The lack of accountability for bureaucrats was underscored by revelations last October that Veterans Affairs officials had conspired against a disabled veteran who was a prominent critic of their work and policies. Retired Captain Sean Bruyea, who wasn’t even a public servant, was targeted using tactics that would have made a Soviet bureaucrat proud. He had his medical files widely circulated – even up to PCO – in an effort to discredit him. At one point there was an attempt to have him subjected to a week-long psychiatric assessment for which the results had been pre-determined.
When this was exposed, the government was forced to apologize and settle a lawsuit out of court. The worst punishment received by a bureaucrat for these actions was three days suspension – with pay.
These persecutions of dissenters on one hand and failure to act against the persecutors on the other exposes the system of rewards and punishments which is poisoning the public service and causing accumulating damage to the public interest. If that weren’t enough, harassment is so epidemic that the government stopped tracking it in 2008 to avoid further embarrassment. Mental health disability claims are skyrocketing.
The fact that this abusive, conformist and secretive government culture has now been backed up by laws and legal precedents makes it clear that it is unsafe for whistleblowers and dissenters to speak out. It will remain so until fundamental changes are made.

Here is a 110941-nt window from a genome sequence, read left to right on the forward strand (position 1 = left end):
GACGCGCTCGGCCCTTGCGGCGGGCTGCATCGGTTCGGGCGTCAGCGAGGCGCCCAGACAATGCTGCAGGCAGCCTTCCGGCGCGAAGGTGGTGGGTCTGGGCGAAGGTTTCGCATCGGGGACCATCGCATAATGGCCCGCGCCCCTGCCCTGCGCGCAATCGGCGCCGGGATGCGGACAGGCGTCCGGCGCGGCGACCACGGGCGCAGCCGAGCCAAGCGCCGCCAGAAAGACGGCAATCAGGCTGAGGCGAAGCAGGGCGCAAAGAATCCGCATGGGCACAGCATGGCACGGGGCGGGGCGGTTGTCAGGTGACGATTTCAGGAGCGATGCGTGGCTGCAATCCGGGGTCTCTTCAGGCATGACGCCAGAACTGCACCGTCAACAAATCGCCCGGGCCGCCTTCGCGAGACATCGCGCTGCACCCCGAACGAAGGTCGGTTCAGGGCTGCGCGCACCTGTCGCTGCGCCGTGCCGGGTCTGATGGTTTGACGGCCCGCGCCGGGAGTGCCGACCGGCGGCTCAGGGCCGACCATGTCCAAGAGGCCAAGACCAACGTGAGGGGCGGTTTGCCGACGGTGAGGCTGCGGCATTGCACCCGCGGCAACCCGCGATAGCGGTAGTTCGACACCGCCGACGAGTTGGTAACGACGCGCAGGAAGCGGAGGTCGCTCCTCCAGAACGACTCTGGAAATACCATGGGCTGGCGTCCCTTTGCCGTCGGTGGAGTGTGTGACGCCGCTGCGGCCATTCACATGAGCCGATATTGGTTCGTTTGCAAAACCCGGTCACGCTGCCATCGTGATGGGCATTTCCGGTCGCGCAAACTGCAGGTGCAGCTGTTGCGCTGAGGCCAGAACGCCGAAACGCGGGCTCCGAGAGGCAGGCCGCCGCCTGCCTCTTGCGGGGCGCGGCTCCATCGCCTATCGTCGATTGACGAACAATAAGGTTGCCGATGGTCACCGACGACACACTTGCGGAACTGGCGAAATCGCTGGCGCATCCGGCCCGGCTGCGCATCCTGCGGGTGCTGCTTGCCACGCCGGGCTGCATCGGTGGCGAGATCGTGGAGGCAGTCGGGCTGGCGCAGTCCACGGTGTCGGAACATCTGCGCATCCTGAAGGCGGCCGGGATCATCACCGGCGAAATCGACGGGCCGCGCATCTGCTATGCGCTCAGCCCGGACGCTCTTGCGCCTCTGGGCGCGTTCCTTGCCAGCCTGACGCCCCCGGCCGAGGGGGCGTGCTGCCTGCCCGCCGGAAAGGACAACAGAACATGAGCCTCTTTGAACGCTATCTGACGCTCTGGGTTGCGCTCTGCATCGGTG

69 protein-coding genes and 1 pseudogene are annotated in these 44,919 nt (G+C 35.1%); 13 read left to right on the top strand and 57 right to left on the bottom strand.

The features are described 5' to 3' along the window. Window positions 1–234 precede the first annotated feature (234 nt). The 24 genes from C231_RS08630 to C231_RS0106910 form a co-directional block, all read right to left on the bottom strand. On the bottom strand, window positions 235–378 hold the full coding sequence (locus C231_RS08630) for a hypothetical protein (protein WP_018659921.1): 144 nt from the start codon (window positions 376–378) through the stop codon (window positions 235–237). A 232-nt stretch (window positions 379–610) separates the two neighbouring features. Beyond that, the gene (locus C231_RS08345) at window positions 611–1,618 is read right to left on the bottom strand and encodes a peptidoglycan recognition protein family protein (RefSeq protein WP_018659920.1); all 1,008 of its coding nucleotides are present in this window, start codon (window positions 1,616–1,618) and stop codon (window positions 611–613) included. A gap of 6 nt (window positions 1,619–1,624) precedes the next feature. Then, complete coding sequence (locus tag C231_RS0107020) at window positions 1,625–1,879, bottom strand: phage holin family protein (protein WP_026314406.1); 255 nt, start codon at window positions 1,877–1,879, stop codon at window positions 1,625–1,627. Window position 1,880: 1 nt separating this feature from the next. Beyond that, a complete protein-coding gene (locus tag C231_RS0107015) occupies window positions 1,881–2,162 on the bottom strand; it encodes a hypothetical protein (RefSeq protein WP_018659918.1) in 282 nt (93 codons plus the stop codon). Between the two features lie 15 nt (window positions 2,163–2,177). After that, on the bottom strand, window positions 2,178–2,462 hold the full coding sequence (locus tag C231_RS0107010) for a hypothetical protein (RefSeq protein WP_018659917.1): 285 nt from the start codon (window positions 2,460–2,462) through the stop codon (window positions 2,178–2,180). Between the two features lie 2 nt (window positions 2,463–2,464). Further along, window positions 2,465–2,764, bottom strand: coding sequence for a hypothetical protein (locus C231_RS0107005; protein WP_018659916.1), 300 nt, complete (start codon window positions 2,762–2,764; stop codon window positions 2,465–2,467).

This is true not just for major misconduct such as the Sponsorship Scandal, but also for routine decisions which we would expect to be left in the hands of experts – such as the approval of drugs, pesticides, food additives and more.
Accordingly, Canadians for Accountability cannot advise anyone who observes misconduct or unethical behaviour in the federal government to use official channels. Those channels are a Trojan horse, designed not to help whistleblowers but to entrap them. If individuals feel they must speak out, the safest avenues are, for now, outside government. They must act carefully, seek legal advice take steps to protect themselves before acting.
This advice will no doubt upset government officials and trigger propagandistic public announcements assuring public servants of the contrary. But the proof, as they say, is in the pudding.
Original article on Hill Times website (subscription required)